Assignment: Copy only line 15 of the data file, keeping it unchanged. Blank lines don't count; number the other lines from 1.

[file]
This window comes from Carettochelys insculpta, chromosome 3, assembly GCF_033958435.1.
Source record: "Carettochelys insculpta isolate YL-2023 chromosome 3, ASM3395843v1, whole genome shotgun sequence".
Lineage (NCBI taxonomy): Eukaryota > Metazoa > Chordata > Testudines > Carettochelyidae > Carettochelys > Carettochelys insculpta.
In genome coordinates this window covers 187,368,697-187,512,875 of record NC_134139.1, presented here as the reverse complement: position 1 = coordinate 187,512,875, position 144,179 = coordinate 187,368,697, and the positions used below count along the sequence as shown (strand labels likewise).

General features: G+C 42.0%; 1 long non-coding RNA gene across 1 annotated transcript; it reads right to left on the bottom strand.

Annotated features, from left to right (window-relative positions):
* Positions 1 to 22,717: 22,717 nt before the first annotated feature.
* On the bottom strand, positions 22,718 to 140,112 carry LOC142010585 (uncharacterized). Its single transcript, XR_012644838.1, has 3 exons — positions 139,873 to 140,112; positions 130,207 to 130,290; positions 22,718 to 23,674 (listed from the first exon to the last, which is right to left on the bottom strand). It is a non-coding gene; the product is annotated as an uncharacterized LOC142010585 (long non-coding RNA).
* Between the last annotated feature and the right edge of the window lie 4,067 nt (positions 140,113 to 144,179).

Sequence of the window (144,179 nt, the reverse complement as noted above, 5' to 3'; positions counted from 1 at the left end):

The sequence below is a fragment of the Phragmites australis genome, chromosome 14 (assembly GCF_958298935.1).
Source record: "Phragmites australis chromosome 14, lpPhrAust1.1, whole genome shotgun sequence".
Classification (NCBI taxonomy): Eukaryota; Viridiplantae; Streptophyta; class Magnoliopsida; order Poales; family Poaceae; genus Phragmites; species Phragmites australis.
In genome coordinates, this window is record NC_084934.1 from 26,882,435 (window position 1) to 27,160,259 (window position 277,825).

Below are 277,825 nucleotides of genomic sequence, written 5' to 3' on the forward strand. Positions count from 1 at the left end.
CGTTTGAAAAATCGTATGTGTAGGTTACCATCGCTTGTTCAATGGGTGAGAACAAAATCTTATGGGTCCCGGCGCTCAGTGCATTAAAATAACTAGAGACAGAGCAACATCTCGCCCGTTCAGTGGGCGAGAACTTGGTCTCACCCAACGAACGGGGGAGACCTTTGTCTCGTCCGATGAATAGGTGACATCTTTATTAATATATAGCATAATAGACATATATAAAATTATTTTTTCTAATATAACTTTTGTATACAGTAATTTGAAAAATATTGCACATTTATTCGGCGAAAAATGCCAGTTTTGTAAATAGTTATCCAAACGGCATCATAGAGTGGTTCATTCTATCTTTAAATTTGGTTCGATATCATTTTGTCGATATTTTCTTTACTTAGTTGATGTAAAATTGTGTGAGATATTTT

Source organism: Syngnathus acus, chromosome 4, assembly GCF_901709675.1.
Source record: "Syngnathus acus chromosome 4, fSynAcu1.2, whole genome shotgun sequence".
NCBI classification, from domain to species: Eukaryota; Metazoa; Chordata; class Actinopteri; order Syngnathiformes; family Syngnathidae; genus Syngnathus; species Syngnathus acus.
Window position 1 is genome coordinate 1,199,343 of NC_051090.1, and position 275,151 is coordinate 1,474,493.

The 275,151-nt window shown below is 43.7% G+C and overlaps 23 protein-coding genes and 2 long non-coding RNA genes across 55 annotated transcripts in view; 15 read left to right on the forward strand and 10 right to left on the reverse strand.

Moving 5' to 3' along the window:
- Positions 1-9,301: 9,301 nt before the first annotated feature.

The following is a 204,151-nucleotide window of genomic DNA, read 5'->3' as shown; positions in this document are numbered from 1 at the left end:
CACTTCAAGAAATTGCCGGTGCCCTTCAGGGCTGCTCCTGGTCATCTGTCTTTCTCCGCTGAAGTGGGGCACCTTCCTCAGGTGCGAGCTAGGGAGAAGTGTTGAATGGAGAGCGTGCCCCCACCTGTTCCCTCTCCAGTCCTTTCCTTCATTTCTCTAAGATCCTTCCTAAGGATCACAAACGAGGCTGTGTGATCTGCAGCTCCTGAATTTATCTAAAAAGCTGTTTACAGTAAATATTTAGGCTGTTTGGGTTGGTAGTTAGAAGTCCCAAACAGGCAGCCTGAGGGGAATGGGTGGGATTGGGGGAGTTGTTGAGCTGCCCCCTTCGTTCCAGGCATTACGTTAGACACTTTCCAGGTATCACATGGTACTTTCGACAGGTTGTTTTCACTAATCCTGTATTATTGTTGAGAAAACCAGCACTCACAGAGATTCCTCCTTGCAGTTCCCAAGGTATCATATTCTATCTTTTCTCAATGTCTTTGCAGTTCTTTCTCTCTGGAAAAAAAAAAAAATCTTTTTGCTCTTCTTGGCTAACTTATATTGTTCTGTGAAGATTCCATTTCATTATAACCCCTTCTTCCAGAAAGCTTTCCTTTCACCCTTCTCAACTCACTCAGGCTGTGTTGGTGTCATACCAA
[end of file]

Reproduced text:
Below are 277,825 nucleotides of genomic sequence, written 5' to 3' on the forward strand. Positions count from 1 at the left end.